Ben T. Yen, an acclaimed structural engineering researcher and professor emeritus in the Department of Civil and Environmental Engineering at Lehigh University, has died. He was 88.
Many of Pennsylvania’s bridges in use around Bethlehem, Allentown, and Easton bear his mark. In fact, he led highly popular tours of the bridges throughout the area.
Yen, Ph.D., P.E., M.ASCE, also led a prolific research career focused on structure and bridge evaluation and repair. He joined the Lehigh engineering faculty in the mid-1960s after completing degrees there. When he retired in 2001, he continued his service as a mentor, endowing the Yen Family Fellowship, which has supported numerous graduate students pursuing advanced research.
He was extensively published over the years, as well as serving as an international lecturer and a consultant for both private companies and public entities. A research faculty member of the Engineering Research Center for Advanced Technology for Large Structural Systems, his work helped lay the groundwork for Lehigh’s ATLSS Infrastructure Monitoring Program.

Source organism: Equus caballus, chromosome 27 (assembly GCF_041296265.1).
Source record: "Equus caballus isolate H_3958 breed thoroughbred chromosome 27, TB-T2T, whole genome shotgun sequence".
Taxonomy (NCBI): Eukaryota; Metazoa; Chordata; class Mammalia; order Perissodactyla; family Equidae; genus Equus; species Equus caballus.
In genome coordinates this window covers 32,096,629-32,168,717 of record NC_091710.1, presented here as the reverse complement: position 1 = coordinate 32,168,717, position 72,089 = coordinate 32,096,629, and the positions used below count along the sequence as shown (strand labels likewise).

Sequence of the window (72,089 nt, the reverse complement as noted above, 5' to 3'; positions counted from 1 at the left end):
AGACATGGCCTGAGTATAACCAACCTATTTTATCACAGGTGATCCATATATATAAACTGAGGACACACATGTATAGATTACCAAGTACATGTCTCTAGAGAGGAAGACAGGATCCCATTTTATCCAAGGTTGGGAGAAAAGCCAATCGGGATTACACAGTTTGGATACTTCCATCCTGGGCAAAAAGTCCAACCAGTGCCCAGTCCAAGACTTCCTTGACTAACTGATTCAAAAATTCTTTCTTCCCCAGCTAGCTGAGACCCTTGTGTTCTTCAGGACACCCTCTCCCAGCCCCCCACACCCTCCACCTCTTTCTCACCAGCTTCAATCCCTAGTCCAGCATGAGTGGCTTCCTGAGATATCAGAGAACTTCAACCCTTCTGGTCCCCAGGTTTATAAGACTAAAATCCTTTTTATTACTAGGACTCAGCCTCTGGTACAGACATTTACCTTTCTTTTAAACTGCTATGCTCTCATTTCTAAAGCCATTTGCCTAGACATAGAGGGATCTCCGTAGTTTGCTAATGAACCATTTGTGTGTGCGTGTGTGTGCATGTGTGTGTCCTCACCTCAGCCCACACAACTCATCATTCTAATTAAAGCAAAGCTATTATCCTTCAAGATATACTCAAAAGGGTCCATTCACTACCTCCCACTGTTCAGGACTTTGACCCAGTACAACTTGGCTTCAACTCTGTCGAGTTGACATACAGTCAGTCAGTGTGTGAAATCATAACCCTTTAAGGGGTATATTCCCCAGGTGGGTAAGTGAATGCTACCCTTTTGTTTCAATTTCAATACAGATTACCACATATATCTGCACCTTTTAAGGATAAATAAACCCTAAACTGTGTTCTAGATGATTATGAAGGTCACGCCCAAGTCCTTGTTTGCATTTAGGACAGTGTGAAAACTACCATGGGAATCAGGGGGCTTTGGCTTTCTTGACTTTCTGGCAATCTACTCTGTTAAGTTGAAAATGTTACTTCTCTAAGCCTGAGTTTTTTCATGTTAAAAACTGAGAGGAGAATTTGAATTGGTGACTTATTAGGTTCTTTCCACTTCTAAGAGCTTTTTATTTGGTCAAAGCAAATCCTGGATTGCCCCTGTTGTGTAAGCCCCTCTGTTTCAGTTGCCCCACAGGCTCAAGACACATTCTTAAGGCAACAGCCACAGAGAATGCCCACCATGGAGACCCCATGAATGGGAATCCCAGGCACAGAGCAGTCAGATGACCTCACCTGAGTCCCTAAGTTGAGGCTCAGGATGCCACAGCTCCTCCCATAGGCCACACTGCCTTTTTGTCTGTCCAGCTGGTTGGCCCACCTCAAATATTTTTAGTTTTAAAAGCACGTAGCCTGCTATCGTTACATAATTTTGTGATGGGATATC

“All of us who knew Ben were fortunate to experience his infectious smile, his inviting and ever-helpful personality, his true intellect, and his love for his family and his students,” said Shamim Pakzad, associate professor and interim CEE department chair in a message to faculty and staff.
In 2015, Yen, a Life Member of ASCE, was presented with the inaugural Lifetime Achievement Award of the Society’s Lehigh Valley Section.
Yen’s distinguished career at Lehigh, his generosity toward the institution, and his pride in its structural engineering research and education will be remembered by his colleagues and students, including the dozens of graduate engineering students who were his mentees.
He was born in Canton, China, and earned his B.S. from National Taiwan University. He received a master of science and a doctorate from Lehigh University in 1958 and 1963, respectively. Yen was a member of Cathedral Church of St. Catharine of Siena, Allentown.